Have you had some time today to have a think about space yet? Well, even if you have, the European Southern Observatory has a special treat for everyone: one of the largest images it has ever released, thanks to the the Very Large Telescope Survey Telescope's 256-megapixel OmegaCam.
Coming in at 49,511x39,136 pixels (just under two billion pixels), the image shows a region of space in the southern constellation of Scorpius (the Scorpion) in breathtaking detail. It's focused on two gorgeous nebulas: the Cat's Paw (NGC 6334) in the top right, and the Lobster (NGC 6357) in the bottom left.
The two nebulas are very similar. They are both emission nebulas, nebulas that emit light from within. The Cat's Paw and the Lobster are both stellar nurseries, where hot and bright baby stars emit intense ultraviolet light. This light ionises the hydrogen clouds that makes up the nebula, causing it to glow. These clouds of dust and gas are so thick that the hearts of the nebulas are hard to observe -- but infrared instruments have helped identify what's happening inside them.
There are thousands of baby stars in the Cat's Paw, which is a very active nursery. The Lobster is also home to Pismis 24, which was thought to be the brightest star in the Milky Way -- until analysis of Hubble Space Telescope images revealed that it's a cluster of at least three stars. You can see Pismis 24 shining brightly in the heart of the Lobster.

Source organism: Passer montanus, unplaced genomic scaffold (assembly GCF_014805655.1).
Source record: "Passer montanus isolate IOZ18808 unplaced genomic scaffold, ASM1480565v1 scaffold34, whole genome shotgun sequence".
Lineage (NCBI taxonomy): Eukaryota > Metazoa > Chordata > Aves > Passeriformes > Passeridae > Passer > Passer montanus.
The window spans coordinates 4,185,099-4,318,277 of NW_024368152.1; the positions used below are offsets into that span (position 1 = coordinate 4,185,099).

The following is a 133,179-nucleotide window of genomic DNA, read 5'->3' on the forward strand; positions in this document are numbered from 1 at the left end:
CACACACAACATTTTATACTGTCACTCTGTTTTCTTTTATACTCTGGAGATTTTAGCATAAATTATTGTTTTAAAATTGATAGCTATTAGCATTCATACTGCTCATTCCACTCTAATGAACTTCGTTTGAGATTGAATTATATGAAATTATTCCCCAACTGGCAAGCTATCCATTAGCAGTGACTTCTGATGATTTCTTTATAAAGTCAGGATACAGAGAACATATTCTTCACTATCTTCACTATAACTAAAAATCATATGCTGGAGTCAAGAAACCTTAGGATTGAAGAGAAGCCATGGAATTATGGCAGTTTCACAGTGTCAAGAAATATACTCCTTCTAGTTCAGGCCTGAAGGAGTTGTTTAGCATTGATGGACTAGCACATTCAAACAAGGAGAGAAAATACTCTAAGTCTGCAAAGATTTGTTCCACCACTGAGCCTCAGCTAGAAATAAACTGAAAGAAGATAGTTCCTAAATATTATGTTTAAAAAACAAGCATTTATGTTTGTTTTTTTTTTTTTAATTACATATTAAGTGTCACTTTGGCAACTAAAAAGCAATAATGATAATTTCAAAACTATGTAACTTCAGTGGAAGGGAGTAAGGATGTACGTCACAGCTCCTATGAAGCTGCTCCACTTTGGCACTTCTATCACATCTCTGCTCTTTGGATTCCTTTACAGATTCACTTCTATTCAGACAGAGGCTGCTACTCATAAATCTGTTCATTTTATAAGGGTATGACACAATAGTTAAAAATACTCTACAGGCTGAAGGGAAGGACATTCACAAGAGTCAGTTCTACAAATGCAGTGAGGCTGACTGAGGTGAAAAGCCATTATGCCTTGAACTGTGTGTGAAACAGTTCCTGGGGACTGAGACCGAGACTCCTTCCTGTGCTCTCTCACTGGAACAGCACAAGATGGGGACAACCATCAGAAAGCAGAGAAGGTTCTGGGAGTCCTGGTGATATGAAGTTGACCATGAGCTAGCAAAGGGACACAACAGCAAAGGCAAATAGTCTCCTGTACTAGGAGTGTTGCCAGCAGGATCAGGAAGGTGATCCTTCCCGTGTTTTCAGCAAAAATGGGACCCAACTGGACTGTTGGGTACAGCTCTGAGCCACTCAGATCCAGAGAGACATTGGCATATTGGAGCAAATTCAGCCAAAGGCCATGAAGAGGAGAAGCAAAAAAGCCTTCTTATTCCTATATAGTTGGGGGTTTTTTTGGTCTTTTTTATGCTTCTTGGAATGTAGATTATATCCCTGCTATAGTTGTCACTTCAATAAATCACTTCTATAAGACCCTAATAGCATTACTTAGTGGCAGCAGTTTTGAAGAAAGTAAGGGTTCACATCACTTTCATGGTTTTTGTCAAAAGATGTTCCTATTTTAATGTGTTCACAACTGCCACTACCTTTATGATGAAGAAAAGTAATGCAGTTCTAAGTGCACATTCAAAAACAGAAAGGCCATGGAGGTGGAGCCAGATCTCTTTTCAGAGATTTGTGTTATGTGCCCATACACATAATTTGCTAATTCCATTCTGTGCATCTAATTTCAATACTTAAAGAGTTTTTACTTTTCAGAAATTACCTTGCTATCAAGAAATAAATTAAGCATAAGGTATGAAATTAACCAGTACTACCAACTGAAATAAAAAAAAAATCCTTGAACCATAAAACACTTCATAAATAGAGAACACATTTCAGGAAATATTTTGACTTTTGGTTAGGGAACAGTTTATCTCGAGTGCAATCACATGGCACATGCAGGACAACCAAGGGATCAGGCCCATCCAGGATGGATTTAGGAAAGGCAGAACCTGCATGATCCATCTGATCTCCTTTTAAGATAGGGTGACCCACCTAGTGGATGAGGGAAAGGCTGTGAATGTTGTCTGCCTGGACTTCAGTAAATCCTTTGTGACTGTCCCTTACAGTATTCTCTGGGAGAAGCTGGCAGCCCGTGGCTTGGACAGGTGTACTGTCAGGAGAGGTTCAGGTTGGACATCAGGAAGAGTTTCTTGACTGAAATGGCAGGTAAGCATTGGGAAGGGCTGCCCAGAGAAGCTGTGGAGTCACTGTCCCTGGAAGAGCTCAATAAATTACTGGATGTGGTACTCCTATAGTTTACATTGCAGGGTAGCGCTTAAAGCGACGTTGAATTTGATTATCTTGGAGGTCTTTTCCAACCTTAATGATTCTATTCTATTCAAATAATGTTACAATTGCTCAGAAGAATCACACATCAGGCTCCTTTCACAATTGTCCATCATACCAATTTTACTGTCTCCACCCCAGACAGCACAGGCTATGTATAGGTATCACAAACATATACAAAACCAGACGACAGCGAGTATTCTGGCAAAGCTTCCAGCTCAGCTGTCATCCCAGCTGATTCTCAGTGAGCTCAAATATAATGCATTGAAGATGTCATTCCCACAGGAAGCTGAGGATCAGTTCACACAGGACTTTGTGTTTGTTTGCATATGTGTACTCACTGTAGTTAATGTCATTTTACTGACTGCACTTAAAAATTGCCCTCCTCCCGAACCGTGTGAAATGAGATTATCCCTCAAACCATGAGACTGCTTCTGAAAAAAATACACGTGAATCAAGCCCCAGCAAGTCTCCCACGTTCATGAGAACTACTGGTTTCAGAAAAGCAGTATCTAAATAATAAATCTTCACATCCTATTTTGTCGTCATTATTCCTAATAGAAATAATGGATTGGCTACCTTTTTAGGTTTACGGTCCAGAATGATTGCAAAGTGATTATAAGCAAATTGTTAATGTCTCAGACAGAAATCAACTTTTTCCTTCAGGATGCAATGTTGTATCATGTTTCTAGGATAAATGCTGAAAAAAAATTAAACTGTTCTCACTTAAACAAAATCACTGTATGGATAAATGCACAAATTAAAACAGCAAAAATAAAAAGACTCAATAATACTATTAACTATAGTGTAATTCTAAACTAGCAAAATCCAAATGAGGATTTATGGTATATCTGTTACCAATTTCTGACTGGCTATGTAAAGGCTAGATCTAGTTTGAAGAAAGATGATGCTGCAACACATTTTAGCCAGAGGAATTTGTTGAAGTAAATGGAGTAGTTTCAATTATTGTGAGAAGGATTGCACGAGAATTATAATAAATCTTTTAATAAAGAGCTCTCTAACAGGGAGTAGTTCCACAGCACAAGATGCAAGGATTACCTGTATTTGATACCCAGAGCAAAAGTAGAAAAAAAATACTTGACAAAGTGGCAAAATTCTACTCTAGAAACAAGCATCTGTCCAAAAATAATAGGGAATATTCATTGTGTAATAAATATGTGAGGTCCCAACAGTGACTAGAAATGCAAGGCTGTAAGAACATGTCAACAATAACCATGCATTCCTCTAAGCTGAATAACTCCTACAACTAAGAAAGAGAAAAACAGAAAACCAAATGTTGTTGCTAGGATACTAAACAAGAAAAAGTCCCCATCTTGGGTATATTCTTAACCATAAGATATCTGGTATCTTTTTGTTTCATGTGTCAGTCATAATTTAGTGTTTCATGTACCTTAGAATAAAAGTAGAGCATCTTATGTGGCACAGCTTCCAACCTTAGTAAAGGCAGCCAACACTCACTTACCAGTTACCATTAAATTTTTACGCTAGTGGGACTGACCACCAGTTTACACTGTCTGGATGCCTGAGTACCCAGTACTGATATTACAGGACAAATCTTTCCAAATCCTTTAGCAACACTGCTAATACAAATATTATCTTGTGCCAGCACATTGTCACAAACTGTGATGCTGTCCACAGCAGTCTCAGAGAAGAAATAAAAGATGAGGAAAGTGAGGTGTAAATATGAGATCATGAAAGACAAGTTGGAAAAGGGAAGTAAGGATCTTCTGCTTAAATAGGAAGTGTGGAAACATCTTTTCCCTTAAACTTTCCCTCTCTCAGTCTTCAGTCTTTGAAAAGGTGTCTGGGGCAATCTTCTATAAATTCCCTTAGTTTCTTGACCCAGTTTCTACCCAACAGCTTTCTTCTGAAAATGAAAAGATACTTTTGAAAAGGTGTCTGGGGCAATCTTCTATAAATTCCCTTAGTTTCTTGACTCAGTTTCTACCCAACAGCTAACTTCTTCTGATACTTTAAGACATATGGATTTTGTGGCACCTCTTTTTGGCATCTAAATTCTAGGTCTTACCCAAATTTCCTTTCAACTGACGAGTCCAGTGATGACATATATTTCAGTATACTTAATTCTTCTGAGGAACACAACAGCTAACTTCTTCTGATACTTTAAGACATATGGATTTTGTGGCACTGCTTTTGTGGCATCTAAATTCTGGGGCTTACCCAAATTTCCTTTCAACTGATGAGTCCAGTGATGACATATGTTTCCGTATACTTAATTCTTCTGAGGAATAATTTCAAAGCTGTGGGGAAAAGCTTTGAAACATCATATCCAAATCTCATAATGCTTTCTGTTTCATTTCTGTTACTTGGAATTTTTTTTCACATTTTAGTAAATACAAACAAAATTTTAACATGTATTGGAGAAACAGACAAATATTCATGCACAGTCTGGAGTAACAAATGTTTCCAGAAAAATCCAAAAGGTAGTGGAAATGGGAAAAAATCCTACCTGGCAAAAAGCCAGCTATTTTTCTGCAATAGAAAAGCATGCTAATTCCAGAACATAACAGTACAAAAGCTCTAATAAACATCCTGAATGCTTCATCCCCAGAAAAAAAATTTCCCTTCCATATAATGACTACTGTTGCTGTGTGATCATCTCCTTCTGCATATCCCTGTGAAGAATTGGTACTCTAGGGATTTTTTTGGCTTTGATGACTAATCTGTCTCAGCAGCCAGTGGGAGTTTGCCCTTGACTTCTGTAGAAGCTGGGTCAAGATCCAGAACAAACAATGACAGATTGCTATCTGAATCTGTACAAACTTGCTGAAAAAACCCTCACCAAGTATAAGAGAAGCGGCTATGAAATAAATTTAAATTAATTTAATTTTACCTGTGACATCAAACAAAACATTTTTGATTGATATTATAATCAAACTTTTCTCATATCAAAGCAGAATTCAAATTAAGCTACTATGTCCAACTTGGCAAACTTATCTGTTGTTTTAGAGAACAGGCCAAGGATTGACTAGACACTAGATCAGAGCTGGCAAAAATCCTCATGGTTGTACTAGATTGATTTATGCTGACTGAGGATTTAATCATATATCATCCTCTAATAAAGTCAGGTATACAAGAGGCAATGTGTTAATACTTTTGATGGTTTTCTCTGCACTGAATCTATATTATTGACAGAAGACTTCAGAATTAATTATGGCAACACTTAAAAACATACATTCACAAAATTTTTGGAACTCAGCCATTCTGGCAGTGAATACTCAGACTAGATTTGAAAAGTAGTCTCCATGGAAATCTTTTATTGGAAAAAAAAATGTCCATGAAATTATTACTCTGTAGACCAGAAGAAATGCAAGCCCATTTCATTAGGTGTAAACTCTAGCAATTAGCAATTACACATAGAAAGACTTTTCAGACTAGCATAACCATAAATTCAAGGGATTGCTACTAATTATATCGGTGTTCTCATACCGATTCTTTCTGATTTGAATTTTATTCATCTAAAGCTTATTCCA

The OmegaCam also picked up several large swathes of darkness through the middle of the image. These are clouds of dust and gas known as dark nebulas, since they do not emit or reflect light, but block it. The hearts of these nebulas are filled with sub-micrometre dust particles coated with frozen carbon monoxide and nitrogen. These dust particles scatter and absorb all light on visible wavelengths.
The internal temperature of these nebulas is also very low, which will eventually allow the dense matter inside the nebula to collapse under the nebula's own gravity, forming a rotating disc -- a very young baby star, known as a protostar.
If you want to explore a zoomable version of this image -- and we heartily recommend it -- you can do so on the European Southern Observatory's website.
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